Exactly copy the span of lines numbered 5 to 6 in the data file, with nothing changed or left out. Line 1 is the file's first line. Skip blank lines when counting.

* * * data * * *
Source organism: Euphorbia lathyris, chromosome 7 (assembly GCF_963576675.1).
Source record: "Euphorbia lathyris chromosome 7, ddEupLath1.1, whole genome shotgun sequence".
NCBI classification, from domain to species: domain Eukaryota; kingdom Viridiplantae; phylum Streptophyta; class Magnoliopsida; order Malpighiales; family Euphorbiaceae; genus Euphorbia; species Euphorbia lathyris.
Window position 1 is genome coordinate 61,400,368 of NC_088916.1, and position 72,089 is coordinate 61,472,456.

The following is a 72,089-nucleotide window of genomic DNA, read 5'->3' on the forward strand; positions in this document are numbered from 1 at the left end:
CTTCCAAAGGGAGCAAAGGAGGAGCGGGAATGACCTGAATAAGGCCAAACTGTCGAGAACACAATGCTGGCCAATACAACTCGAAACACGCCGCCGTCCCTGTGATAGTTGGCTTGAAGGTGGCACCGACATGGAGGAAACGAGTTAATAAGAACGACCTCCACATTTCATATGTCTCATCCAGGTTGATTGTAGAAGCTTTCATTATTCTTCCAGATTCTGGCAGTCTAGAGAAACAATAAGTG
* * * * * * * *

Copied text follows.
The following is a 72,089-nucleotide window of genomic DNA, read 5'->3' on the forward strand; positions in this document are numbered from 1 at the left end:
CTTCCAAAGGGAGCAAAGGAGGAGCGGGAATGACCTGAATAAGGCCAAACTGTCGAGAACACAATGCTGGCCAATACAACTCGAAACACGCCGCCGTCCCTGTGATAGTTGGCTTGAAGGTGGCACCGACATGGAGGAAACGAGTTAATAAGAACGACCTCCACATTTCATATGTCTCATCCAGGTTGATTGTAGAAGCTTTCATTATTCTTCCAGATTCTGGCAGTCTAGAGAAACAATAAGTG